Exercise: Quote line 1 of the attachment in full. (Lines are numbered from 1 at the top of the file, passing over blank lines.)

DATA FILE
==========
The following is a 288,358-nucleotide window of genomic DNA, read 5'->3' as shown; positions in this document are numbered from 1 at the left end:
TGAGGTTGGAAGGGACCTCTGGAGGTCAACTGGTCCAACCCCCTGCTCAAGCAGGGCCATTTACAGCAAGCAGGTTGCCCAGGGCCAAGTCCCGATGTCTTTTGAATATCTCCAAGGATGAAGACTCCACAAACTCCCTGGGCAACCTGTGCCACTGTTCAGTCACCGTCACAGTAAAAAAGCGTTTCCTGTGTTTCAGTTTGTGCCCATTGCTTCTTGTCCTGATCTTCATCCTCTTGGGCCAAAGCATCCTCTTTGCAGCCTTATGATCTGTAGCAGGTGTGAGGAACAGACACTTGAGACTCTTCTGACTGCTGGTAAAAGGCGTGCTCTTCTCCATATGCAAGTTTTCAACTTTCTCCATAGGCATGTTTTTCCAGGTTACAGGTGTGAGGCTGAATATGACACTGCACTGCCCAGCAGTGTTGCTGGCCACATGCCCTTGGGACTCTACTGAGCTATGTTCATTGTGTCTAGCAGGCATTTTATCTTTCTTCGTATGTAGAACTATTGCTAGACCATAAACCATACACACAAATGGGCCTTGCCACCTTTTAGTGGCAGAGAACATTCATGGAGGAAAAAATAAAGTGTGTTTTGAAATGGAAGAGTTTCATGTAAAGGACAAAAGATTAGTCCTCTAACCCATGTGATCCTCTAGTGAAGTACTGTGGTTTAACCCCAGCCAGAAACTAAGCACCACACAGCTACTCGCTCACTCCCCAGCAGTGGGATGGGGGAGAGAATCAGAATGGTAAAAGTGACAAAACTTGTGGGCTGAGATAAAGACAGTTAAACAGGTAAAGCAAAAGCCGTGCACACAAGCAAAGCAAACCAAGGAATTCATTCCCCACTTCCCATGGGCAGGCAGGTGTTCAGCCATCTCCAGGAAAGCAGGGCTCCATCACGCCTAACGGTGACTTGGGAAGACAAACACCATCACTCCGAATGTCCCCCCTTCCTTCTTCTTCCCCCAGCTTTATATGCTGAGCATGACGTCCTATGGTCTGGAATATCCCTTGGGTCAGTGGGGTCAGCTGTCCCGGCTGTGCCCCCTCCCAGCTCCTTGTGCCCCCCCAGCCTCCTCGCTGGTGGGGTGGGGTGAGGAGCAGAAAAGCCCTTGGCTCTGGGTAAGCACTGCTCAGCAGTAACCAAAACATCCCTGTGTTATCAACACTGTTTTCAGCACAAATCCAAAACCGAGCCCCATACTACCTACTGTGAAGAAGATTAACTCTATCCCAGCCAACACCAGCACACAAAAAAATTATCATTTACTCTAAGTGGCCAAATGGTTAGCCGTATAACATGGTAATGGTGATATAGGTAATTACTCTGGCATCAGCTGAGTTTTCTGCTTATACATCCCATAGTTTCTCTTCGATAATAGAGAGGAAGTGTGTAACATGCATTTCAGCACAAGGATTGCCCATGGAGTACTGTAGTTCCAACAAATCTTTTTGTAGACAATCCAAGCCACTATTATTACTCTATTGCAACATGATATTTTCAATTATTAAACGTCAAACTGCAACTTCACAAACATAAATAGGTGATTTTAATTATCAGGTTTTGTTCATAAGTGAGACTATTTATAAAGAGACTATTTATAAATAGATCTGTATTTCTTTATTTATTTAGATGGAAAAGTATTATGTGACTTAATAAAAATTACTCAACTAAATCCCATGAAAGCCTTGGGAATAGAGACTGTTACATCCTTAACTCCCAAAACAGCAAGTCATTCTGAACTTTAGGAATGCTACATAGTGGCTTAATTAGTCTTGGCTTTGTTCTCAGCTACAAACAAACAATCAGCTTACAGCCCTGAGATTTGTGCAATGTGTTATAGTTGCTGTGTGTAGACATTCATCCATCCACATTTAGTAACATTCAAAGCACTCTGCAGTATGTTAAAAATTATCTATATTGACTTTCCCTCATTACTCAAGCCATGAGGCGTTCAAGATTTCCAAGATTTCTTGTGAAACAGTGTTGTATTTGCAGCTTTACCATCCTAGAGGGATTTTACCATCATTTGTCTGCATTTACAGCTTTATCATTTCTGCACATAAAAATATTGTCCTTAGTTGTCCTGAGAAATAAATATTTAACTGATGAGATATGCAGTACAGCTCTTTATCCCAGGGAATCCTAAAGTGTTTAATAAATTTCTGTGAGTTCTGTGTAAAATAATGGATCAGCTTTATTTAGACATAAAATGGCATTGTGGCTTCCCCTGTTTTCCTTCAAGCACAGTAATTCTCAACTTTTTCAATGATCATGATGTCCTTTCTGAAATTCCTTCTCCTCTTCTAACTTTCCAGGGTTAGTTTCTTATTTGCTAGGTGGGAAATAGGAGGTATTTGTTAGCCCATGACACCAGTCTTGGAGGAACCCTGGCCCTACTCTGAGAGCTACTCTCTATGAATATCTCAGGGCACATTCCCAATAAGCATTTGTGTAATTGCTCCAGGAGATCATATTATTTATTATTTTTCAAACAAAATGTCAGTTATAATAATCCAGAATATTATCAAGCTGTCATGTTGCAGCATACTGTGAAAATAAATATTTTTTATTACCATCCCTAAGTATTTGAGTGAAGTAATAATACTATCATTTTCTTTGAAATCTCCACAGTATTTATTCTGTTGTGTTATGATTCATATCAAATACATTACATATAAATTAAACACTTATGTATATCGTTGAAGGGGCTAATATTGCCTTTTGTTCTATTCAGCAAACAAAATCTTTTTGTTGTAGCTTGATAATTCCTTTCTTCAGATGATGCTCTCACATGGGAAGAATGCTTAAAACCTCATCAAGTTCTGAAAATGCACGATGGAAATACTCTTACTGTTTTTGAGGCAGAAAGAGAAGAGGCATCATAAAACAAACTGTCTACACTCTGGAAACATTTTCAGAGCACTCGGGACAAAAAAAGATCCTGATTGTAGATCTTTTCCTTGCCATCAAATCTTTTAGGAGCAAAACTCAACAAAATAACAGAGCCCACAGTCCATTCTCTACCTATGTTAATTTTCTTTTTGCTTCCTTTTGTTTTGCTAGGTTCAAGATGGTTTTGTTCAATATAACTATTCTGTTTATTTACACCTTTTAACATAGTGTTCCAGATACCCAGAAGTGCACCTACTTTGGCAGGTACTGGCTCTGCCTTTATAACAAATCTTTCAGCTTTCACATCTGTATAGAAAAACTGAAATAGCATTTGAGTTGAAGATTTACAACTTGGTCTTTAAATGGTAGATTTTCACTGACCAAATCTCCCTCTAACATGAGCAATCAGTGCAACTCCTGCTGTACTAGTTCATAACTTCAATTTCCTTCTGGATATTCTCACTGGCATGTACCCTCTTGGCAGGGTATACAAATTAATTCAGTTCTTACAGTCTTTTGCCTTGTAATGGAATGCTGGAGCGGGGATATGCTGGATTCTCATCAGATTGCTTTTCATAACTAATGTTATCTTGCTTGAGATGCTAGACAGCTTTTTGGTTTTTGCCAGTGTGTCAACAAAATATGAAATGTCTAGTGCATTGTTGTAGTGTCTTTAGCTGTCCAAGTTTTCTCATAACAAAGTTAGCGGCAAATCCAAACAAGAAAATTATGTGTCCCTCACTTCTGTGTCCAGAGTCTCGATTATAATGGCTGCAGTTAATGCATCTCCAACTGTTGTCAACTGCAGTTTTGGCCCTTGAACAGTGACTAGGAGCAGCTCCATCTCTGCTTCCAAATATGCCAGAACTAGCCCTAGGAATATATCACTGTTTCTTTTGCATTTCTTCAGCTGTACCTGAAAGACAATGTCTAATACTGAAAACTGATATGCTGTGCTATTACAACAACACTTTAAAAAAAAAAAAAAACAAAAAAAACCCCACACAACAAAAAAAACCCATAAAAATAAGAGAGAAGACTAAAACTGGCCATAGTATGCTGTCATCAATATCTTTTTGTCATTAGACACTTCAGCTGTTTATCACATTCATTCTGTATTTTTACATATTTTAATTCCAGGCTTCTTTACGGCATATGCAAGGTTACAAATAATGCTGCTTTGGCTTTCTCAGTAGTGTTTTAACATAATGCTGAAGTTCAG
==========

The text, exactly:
The following is a 288,358-nucleotide window of genomic DNA, read 5'->3' as shown; positions in this document are numbered from 1 at the left end: